Key points

  • To improve the predictive value of health impact assessment it is necessary to provide supporting research evidence.

  • Using the example of housing, there is little research evidence of the health effects of improved housing; examination of a broader evidence base is required.

  • Incorporating research evidence is only one part of HIA; balancing local knowledge and conflicting views is also required.

  • Evaluation of the health impacts of future housing investment is required to inform HIAs of housing improvement and the development of healthy housing policy.

Box 2 Evidence for health impacts after housing improvement derived from a systematic review of intervention studies

  • Mental health likely to show some improvements.

  • Possible small improvements in general physical health and wellbeing—though three studies of rehousing and regeneration showed adverse effects.

Box 3 Questions to ask in a housing HIA, informed by evidence from intervention studies, observational, and qualitative data reviewed

  • What are the specific housing changes/improvements that are proposed?

  • Are there other housing changes not detailed in the proposals that may occur?

  • What is the evidence that these changes will affect health and any specific symptoms?

  • Are there vulnerable groups (for example, elderly, asthmatic people) who may benefit particularly from the proposed changes?

  • When can health gains be realistically expected?

  • Will the improvement be too marginal to detect?

  • Are there going to be any changes in housing costs?

  • Is there any other change that may affect living costs—transport, food, access to amenities?

  • Was there sufficient consultation about the housing improvements?

  • What is residents’ baseline satisfaction level with their housing?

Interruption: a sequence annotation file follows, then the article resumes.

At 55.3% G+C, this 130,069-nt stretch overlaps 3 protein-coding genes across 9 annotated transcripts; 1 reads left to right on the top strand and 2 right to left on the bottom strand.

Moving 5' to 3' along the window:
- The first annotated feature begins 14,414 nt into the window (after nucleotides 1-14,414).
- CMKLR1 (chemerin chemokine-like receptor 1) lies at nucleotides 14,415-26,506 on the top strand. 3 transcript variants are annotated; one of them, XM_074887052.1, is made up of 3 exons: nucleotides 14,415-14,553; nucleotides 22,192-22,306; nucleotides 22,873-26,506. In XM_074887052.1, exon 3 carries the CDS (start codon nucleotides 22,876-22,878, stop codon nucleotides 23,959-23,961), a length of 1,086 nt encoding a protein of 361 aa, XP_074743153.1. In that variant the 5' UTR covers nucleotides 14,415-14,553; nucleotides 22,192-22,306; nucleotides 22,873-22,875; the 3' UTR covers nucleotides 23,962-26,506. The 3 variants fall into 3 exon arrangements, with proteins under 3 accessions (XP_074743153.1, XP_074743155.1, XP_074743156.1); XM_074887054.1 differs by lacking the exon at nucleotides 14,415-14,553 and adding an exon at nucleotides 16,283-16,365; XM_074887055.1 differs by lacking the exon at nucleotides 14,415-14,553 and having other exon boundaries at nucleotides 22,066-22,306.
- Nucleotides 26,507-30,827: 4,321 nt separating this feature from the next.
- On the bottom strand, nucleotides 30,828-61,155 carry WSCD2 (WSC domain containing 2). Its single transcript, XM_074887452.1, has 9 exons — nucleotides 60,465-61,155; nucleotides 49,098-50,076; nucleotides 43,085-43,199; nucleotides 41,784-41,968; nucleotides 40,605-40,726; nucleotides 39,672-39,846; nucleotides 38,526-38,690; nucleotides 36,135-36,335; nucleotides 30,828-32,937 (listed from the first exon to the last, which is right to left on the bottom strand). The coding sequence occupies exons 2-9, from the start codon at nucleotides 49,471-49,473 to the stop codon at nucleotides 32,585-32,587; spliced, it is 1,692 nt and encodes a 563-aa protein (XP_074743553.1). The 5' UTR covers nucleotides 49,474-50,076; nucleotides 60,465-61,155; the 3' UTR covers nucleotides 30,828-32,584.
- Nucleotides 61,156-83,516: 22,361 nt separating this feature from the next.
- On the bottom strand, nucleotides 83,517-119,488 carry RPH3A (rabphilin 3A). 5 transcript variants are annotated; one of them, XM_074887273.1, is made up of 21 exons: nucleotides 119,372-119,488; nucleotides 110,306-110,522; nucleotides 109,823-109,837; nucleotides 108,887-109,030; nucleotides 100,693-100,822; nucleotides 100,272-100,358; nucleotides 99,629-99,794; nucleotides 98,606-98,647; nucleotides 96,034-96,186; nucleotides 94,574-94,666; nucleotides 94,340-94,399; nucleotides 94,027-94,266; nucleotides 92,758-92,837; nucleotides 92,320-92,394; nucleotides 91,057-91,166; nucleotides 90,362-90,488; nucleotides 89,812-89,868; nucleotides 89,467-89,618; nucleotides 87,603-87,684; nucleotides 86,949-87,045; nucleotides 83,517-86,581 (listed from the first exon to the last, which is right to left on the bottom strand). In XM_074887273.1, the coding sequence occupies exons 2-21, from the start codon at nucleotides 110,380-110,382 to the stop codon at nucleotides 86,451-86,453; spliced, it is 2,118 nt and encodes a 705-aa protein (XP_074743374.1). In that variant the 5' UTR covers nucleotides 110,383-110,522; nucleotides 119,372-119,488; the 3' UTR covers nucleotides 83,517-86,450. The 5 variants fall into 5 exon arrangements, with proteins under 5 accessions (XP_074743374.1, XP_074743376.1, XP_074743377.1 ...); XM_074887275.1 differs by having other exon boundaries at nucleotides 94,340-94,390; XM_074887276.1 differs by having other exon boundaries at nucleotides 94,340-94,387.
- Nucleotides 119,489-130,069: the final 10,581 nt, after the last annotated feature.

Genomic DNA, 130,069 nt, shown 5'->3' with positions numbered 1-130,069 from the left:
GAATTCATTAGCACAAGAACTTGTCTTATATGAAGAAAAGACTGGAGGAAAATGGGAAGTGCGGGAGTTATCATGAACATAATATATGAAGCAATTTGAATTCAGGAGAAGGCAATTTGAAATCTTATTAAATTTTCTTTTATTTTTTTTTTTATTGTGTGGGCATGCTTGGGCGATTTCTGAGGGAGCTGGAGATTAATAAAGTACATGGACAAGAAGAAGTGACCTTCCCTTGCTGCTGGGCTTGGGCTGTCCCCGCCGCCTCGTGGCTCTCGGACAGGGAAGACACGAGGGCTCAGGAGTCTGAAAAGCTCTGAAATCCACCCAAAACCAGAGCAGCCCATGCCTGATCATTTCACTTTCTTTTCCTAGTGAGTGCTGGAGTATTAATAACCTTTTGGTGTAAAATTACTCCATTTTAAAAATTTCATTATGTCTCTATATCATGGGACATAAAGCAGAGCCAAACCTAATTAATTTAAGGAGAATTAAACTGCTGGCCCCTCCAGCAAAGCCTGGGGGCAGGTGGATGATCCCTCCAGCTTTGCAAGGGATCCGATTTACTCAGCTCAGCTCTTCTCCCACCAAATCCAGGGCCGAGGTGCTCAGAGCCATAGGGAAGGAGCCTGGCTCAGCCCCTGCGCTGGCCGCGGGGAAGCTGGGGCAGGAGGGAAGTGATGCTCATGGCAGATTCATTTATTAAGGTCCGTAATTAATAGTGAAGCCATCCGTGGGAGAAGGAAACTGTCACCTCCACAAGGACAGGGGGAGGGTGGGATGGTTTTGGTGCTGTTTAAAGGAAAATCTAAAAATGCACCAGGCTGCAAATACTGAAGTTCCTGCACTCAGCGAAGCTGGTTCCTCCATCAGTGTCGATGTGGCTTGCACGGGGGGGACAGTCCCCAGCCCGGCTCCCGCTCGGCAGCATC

• What levels of displacement can be predicted over the period of improvement?

  • What explanations might there be for displacement?


The purpose of health impact assessment of proposed housing interventions may be to recommend changes to maximise the health benefits arising, or to prioritise areas of housing investment. The summary of research evidence presented in this paper is a response to calls for usable evidence to inform future HIAs and policy decisions. By acting on these findings and considering both the potential positive and negative impacts of housing improvements, the health benefits of housing can be maximised.

In the current absence of intervention studies it is necessary to incorporate other sources of evidence. Data from qualitative studies can be used to identify possible mechanisms for unpredicted negative or positive impacts and inform adaptations to a proposed intervention. Longitudinal life course data can examine the long term health effects of exposure to poor housing.62,63 Cross sectional epidemiological data can be used to inform and prioritise proposed interventions based on the strength of observed associations. Strength of observed associations can be ranked and applied to populations taking account of local population subgroups, for example, vulnerable groups. A locally responsive set of associated risks could then be used to prioritise vulnerable groups and the type of housing improvement. Risk estimates may also be used to predict and trade off the positive and negative impacts of the interventions between and within a population. However, it cannot be assumed that by reducing the exposure to a known housing risk the adverse effects of poor housing can be reversed. There are several well known examples of potentially effective interventions identified from observational research that fail to have the desired effect in practice.64,65 This means that although evidence of associated risk is important, it should be interpreted with caution as regards cause and effect.